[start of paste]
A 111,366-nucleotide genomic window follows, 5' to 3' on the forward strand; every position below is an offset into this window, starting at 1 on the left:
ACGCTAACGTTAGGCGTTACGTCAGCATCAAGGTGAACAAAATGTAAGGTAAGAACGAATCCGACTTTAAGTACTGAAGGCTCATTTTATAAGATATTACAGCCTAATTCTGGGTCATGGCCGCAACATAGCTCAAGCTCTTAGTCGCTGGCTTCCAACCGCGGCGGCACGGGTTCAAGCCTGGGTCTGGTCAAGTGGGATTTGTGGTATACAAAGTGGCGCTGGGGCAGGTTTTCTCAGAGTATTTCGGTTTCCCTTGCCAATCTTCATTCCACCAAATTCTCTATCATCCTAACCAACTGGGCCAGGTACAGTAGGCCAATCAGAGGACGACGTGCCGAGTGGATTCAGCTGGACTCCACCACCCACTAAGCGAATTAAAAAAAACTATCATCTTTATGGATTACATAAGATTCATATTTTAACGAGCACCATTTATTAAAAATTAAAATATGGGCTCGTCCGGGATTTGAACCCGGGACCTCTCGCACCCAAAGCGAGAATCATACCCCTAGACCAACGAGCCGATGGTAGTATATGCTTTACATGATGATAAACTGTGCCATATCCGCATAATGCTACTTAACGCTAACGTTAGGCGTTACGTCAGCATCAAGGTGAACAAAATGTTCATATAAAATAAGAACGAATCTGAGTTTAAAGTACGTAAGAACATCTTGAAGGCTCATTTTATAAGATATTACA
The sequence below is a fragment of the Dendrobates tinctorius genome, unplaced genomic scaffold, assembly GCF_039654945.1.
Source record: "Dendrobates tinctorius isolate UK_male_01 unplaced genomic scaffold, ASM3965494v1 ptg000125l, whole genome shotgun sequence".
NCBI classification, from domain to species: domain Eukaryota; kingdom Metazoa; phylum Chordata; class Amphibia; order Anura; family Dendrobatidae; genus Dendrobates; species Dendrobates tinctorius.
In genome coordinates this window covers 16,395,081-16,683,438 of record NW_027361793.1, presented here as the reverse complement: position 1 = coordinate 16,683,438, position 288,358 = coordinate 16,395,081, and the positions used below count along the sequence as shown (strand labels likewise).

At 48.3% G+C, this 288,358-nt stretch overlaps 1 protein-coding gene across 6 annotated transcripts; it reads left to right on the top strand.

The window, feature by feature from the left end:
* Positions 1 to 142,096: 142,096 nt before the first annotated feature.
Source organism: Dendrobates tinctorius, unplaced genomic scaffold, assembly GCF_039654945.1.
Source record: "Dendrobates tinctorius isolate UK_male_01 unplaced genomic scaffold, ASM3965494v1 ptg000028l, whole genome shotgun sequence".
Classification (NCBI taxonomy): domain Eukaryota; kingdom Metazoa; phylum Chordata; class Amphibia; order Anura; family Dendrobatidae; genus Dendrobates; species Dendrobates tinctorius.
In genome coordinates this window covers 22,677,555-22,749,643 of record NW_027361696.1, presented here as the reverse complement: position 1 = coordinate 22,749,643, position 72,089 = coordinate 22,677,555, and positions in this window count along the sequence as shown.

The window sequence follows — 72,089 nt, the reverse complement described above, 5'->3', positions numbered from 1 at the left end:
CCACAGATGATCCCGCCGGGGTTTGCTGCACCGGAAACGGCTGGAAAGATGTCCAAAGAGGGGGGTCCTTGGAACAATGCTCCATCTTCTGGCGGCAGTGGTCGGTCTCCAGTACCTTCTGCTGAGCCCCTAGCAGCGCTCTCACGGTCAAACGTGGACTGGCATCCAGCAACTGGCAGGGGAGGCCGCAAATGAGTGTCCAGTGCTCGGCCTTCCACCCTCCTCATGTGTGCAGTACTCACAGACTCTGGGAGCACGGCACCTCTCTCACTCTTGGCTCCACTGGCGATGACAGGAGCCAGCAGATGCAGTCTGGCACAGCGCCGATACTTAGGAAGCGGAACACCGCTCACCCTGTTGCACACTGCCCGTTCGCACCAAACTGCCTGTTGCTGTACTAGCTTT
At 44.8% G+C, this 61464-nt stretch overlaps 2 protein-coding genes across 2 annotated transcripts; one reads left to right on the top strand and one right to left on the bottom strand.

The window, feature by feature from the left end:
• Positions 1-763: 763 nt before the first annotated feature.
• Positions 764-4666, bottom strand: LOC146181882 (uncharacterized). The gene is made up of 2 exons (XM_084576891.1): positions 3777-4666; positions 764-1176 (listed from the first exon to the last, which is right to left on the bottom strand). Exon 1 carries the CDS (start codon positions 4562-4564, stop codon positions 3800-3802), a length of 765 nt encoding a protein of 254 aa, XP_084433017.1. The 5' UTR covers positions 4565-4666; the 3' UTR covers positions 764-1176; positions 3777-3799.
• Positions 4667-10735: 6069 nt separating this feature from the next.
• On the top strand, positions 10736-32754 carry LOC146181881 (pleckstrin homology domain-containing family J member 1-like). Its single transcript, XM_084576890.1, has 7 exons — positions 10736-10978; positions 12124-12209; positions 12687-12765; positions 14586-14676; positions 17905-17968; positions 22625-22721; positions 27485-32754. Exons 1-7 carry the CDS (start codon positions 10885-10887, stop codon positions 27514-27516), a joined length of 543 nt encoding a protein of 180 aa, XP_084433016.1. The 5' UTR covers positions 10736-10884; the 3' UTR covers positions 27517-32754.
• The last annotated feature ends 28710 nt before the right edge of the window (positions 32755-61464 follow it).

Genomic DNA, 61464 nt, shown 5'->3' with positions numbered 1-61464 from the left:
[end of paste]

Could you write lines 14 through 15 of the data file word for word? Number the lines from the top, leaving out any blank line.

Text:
The window sequence follows — 72,089 nt, the reverse complement described above, 5'->3', positions numbered from 1 at the left end:
CCACAGATGATCCCGCCGGGGTTTGCTGCACCGGAAACGGCTGGAAAGATGTCCAAAGAGGGGGGTCCTTGGAACAATGCTCCATCTTCTGGCGGCAGTGGTCGGTCTCCAGTACCTTCTGCTGAGCCCCTAGCAGCGCTCTCACGGTCAAACGTGGACTGGCATCCAGCAACTGGCAGGGGAGGCCGCAAATGAGTGTCCAGTGCTCGGCCTTCCACCCTCCTCATGTGTGCAGTACTCACAGACTCTGGGAGCACGGCACCTCTCTCACTCTTGGCTCCACTGGCGATGACAGGAGCCAGCAGATGCAGTCTGGCACAGCGCCGATACTTAGGAAGCGGAACACCGCTCACCCTGTTGCACACTGCCCGTTCGCACCAAACTGCCTGTTGCTGTACTAGCTTT